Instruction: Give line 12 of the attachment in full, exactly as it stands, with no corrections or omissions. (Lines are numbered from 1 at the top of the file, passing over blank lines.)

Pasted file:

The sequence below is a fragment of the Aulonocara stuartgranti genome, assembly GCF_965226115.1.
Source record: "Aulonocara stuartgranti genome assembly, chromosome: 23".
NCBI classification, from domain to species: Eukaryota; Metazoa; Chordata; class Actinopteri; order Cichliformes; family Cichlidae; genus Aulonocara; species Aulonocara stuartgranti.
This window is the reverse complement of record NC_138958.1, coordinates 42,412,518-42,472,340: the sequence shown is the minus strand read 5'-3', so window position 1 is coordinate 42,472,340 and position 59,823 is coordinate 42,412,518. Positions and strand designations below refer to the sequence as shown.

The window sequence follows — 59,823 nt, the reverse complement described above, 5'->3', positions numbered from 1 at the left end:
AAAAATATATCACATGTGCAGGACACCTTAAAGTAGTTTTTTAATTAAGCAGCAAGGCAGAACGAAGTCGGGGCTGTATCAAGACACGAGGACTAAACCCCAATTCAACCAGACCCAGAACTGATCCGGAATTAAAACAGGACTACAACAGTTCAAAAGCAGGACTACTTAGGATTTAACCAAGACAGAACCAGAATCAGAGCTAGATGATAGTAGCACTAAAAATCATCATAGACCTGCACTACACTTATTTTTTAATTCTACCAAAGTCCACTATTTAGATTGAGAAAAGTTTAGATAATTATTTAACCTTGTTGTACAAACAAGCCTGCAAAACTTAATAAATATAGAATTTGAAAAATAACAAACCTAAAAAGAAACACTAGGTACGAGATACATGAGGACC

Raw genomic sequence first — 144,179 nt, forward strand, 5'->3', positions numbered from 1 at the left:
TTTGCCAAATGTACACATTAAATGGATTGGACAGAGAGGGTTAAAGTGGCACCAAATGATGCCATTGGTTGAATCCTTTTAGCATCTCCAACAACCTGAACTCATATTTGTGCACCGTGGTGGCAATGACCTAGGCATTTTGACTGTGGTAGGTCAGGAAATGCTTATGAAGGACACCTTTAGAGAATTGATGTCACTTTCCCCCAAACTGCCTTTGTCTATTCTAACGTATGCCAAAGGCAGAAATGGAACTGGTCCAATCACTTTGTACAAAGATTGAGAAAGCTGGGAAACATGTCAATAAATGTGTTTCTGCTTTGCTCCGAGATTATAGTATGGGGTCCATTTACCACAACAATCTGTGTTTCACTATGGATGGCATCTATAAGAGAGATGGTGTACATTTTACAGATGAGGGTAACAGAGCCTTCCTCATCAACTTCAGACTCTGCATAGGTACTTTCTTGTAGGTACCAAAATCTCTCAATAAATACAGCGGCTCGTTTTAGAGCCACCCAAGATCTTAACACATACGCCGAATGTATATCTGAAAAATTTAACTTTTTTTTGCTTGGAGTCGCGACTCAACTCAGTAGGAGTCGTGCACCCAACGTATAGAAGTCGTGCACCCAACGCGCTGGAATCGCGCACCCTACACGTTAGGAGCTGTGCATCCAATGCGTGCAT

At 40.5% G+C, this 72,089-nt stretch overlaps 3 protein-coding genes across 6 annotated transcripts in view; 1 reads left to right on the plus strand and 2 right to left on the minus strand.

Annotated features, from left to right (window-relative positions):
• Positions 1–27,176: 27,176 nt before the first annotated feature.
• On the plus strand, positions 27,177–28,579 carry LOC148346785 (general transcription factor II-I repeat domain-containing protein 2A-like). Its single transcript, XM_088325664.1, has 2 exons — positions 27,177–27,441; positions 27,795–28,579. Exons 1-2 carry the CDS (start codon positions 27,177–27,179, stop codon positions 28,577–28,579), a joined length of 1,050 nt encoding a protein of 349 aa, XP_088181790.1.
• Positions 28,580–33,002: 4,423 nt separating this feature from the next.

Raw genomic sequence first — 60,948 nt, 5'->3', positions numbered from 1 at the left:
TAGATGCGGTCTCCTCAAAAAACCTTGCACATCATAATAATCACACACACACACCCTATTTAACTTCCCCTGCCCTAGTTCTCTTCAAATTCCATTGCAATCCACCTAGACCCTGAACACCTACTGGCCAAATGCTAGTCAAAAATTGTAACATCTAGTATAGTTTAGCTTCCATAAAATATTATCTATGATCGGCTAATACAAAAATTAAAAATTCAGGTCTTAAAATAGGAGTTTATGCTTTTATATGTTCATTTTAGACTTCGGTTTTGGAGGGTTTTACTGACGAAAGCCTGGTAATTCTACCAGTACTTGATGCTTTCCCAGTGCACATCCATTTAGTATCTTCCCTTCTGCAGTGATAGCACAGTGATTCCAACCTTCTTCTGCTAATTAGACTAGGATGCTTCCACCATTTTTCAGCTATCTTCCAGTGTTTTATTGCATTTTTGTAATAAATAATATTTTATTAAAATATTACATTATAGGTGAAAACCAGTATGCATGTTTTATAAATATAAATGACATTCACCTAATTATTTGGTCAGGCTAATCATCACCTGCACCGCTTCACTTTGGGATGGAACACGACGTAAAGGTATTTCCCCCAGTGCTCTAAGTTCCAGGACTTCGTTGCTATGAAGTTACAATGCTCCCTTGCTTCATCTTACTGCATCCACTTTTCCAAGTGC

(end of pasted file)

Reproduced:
• On the plus strand, positions 27,177–28,579 carry LOC148346785 (general transcription factor II-I repeat domain-containing protein 2A-like). Its single transcript, XM_088325664.1, has 2 exons — positions 27,177–27,441; positions 27,795–28,579. Exons 1-2 carry the CDS (start codon positions 27,177–27,179, stop codon positions 28,577–28,579), a joined length of 1,050 nt encoding a protein of 349 aa, XP_088181790.1.